Don’t call me DOM

22 November 2010

Focusing on HTML forms fields through a link

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I inquired earlier today if there was a way to give focus to an HTML form field through a simple link.

The reason of my inquiry was that WCAG 2.0 recommends to make it possible for the user [to] easily navigate to [detected form submission errors] to fix the problem.

But in practice, with the following HTML form:

<p><label for='email' id='emaillabel'>Email:</label>
<input type='text' id='email' name='email'></p>

neither a link to #email nor to #emaillabel will give focus to the input field.

For instance, it would be useful to be able to markup a possible error message above that form as follows:

<p class='error'>The <a href="#email">email address</a> is not valid.</p>

And when the user hits the link in that message, she gets moved to the email field, with focus on it, ready to fix the noted problem.

I don’t know if there is a justification to explain that links don’t activate form fields — it would seem like a fairly reasonable way for browsers to facilitate their users’ life.

In any case, here is a tiny piece of JQuery-based JavaScript that does this, for links with the class field:

$("a.field").click(function() {
  var target = $(this).attr("href").substring(1);
  $("#" + target).focus();
  return false;
});

7 Responses to “Focusing on HTML forms fields through a link”

  1. Robin Berjon Says:

    I suspect that this is largely a UI oversight, I wouldn’t be surprised if it got implemented natively if someone prodded the right people with a bug or some such.

  2. Tweets that mention Don’t call me DOM » Activating HTML forms fields through a link -- Topsy.com Says:

    [...] This post was mentioned on Twitter by Dom Hazael-Massieux, Sorin Stefan. Sorin Stefan said: RT @dontcallmedom: On the blog: Activating HTML forms fields through a link http://kwz.me/oi [...]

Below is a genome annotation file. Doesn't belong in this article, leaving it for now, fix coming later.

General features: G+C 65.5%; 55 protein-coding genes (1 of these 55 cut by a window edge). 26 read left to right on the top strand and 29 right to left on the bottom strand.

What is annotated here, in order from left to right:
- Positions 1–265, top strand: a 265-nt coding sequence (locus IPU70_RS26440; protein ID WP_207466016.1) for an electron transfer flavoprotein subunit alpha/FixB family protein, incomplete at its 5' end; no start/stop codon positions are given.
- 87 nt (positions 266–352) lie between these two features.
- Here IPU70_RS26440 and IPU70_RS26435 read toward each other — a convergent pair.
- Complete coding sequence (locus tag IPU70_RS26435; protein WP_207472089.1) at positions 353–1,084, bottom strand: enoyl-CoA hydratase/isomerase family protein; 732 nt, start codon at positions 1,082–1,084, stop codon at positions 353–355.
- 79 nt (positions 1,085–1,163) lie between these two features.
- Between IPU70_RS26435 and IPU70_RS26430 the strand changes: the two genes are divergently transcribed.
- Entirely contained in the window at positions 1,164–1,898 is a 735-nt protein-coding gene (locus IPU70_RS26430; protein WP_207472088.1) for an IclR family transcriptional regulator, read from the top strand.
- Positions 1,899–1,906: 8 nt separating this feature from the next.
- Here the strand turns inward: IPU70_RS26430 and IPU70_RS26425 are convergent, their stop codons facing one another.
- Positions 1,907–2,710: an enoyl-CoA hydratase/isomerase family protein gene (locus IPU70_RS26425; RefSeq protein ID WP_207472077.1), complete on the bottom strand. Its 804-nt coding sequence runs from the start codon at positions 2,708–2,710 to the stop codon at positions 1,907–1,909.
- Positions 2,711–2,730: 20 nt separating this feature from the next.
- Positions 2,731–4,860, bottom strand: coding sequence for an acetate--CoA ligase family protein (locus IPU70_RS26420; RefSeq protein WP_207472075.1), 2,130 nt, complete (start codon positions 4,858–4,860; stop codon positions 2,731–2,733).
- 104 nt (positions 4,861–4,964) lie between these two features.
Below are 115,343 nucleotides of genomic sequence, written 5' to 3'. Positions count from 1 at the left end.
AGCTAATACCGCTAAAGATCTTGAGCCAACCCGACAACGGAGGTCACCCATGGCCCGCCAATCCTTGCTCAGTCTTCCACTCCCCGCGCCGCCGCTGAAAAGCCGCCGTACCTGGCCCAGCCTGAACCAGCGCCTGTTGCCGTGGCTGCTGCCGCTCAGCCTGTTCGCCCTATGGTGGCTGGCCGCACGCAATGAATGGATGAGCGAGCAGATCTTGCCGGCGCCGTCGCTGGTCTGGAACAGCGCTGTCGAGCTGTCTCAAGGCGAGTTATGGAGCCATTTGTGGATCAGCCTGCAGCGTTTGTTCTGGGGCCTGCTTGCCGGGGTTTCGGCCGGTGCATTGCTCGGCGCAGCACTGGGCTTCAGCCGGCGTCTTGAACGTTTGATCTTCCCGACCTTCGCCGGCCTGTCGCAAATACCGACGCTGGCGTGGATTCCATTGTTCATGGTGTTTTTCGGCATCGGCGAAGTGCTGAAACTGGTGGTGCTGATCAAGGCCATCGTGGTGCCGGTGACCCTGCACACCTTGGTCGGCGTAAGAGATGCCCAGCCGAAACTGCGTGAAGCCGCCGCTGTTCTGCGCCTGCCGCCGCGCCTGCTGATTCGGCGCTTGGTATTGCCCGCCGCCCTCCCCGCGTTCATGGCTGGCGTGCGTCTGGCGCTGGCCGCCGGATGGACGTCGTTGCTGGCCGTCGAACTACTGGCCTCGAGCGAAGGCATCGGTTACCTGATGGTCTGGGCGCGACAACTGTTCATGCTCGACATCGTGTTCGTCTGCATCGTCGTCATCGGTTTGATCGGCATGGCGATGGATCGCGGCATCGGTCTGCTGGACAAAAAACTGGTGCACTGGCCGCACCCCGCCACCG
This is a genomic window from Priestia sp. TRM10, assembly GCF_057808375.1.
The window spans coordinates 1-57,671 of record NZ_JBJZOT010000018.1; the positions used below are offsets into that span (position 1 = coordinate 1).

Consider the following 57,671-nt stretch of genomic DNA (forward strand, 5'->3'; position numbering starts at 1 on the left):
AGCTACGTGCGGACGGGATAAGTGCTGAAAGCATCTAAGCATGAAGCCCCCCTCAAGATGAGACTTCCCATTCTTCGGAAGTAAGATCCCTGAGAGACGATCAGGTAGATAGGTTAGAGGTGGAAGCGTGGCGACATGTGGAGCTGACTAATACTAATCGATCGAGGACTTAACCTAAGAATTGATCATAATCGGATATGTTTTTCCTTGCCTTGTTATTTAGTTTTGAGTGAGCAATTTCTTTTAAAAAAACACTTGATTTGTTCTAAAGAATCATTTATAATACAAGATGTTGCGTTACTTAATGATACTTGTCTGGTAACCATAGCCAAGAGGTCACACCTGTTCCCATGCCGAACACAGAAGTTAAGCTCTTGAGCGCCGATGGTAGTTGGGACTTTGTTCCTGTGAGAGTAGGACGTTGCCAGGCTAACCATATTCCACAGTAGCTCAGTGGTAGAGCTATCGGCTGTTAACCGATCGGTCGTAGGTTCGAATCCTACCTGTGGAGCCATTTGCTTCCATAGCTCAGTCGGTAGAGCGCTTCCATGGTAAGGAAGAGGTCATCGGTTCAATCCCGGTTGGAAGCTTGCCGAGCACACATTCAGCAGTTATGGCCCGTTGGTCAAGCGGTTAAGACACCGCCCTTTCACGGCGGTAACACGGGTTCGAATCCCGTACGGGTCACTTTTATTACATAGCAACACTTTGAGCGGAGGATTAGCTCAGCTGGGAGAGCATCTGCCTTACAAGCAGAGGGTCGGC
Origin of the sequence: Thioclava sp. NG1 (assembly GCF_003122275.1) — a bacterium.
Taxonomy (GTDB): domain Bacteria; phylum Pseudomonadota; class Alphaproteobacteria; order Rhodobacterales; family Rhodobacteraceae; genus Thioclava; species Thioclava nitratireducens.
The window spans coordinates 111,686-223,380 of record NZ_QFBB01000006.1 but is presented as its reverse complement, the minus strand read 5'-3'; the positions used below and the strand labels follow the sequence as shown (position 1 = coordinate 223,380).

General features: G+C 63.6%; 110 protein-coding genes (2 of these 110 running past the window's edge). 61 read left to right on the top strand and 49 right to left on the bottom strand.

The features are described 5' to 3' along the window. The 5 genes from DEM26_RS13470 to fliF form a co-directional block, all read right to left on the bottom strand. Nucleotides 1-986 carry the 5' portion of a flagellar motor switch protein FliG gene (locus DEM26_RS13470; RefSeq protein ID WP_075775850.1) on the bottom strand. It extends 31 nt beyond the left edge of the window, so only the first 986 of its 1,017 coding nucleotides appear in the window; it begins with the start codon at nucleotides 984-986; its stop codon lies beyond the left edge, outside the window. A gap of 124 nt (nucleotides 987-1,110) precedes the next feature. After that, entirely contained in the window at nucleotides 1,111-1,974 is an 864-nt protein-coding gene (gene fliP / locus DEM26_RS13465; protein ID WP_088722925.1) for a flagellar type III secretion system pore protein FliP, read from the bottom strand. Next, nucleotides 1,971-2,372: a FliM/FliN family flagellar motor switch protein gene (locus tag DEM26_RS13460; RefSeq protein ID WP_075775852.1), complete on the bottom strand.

3. Florent V. Says:

    At least in FF4, this is broader than just input elements or form fields. Try to do the same with any focusable element (a link or Whatever), and the element won’t get the focus either.

    See this quick test page:
    http://covertprestige.info/temp/focus-target.html

    Elements do get the :target state, including the first paragraph which cannot gain focus, but they don’t get the focus. Regarding focus, the behavior is different from one browser to another:

    - Firefox takes the focus away from the clicked link, but doesn’t give it to any element. BUT, the target element becomes the starting point for keyboard navigation so the next keystroke on TAB gives focus to the focusable element right after the target element.
    - Safari and Chrome keep the focus on the clicked link.
    - Haven’t tested other browsers (Opera crashes on my Mac).

    Is there a spec documenting the expected behavior? Looks like a typical instance of “nobody thought of specifying this, so everyone is doing what they please.” Candidate for some clarification in HTML5 maybe?

  4. Dom Says:

    @Florent I don’t have the answer to your last questions, which seem very relevant indeed — asking HTML WG would be probably be a good idea.

    Thanks very much for the testing, very informative.

  5. Dom Says:

    I eventually went ahead and posted a related message to public-html: http://lists.w3.org/Archives/Public/public-html/2010Nov/0351.html

  6. On not changing the keyboard focus in Web documents Says:

    [...] Dominique Hazaël-Massieux wrote about automatically setting focus to form controls upon opening the page. There are unfortunately designers that do that. It is unfortunate, because [...]

  7. Jordan Clark Says:

    Sorry, that should have read:

    <form>
    <p id=”error”>
    <label for=”email”>Please enter a valid email address</label>
    </p>

    <p>
    <label for=”email”>Email</label>
    <input type=”text” id=”email” name=”email”>
    </p>

    </form>

Picture of Dominique Hazael-MassieuxDominique Hazaël-Massieux (dom@w3.org) is part of the World Wide Web Consortium (W3C) Staff; his interests cover a number of Web technologies, as well as the usage of open source software in a distributed work environment.